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There Are 10 Anti-Refugee Attacks Every Day In Germany

The attacks injured 560 people, including 43 children, the government says.

28/02/2017 9:27 AM AEDT | Updated 28/02/2017 9:27 AM AEDT

For thousands of refugees who’ve sought asylum in Germany, the nightmare doesn’t end once they’ve escaped tyranny in their native countries. 

According to a new report released by Germany’s Interior Ministry, there were more than 3,500 attacks on refugees, buildings that shelter them and refugee volunteers and organizations in 2016, amounting to about 10 attacks a day, German outlets reported.  

PATRIK STOLLARZ/AFP/Getty Images
Refugees from Iran hold flowers during a demonstration against violence in Cologne, Germany, on Jan. 22, 2016. 

Of those attacks, 2,455 targeted individuals, 988 targeted shelters and 217 targeted organizations and volunteers. The incidents resulted in 560 injured refugees, 43 of whom were children. 

“Attacks on people who seek protection with us and attacks on aid workers are attacks on all of us, on our open and free society,” German Interior Minister Heiko Maas tweeted in German on Sunday, listing some of the figures.

More than half of the world’s refugees hail from Syria, Afghanistan and Somalia, in that order, according to United Nations statistics.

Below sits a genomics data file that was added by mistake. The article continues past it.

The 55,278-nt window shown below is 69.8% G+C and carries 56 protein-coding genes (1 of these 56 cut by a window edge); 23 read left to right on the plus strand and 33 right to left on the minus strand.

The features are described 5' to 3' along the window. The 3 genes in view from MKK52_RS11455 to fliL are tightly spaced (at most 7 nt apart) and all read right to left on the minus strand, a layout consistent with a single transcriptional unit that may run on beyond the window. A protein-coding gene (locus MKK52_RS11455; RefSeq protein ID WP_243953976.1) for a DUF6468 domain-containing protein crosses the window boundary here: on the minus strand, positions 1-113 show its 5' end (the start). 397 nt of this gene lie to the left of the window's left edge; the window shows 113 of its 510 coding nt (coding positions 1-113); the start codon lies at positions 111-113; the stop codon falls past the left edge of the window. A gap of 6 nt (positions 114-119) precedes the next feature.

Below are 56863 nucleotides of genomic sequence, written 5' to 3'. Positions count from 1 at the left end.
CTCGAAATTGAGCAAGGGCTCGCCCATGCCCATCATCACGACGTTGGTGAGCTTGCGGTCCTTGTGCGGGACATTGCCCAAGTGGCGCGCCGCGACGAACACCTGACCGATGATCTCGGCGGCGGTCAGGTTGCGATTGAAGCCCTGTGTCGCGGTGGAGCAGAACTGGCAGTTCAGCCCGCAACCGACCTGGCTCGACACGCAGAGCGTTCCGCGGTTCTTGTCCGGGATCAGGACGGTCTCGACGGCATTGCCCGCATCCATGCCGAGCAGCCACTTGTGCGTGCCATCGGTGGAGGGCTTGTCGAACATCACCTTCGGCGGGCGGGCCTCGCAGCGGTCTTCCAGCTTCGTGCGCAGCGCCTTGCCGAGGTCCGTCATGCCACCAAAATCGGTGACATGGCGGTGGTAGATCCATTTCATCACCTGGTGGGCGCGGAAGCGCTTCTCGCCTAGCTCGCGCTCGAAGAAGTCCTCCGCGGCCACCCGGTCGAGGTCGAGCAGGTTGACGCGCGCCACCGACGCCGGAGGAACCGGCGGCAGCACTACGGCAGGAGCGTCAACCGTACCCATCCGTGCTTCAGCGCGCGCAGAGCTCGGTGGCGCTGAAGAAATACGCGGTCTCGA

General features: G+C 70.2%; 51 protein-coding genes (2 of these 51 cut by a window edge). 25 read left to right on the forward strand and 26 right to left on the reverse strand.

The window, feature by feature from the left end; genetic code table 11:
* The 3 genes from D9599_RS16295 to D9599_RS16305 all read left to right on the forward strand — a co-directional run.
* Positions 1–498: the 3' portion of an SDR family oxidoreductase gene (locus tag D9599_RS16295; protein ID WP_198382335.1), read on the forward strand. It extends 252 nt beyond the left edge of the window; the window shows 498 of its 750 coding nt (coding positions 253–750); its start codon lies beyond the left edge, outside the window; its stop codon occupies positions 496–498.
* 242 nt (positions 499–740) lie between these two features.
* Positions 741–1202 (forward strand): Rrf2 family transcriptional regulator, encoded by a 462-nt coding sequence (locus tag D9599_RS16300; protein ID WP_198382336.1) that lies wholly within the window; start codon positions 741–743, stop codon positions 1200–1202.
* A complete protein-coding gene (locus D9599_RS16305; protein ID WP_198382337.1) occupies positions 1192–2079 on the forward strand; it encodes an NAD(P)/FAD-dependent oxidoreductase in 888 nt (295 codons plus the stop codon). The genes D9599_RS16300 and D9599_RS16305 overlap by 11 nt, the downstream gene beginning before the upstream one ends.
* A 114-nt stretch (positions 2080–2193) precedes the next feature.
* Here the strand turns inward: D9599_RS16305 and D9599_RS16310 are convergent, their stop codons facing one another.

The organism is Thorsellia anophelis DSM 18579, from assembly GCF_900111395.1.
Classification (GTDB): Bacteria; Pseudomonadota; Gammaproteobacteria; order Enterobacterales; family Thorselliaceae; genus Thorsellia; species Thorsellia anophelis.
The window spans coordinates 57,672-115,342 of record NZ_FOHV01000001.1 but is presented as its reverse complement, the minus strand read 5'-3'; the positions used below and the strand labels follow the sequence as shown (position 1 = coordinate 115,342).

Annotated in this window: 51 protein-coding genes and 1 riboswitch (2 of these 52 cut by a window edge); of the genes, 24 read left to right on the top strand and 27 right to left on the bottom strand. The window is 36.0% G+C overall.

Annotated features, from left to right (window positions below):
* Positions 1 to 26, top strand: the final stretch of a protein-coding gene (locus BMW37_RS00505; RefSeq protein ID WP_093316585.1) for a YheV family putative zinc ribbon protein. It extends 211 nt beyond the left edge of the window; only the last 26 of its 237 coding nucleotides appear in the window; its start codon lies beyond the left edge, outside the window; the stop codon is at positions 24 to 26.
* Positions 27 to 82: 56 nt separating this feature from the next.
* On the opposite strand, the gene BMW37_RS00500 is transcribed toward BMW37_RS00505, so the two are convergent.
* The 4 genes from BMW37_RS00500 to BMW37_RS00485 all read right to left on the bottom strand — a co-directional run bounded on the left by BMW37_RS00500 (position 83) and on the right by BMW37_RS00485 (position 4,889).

While the number of attacks in Germany is high, that may also be related to the amount of refugees the country has accepted in recent years. In 2015, Germany was the largest single recipient of new asylum applications in the world, according to the U.N. High Commissioner for Refugees’ most recent report. The 441,900 asylum applications Germany received that year doubled figures from the previous year and marked the eighth consecutive increase. However, the country has since tightened its refugee policy, saying it will send some back to Greece. 

Still, there are indicators that attacks in Germany may be on the rise. An Amnesty International report released last year tallied around 2,100 attacks on refugees and their shelters in 2015, marking a sharp increase from just two years prior. Attacks on shelters, for example, were 16 times more common in 2015 than they were in 2013.

The problem is partly due to police not carrying out “effective, prompt, adequate and thorough investigations into allegations of racist violence” and “the complexities of the German system for classifying hate crimes,” Amnesty International found

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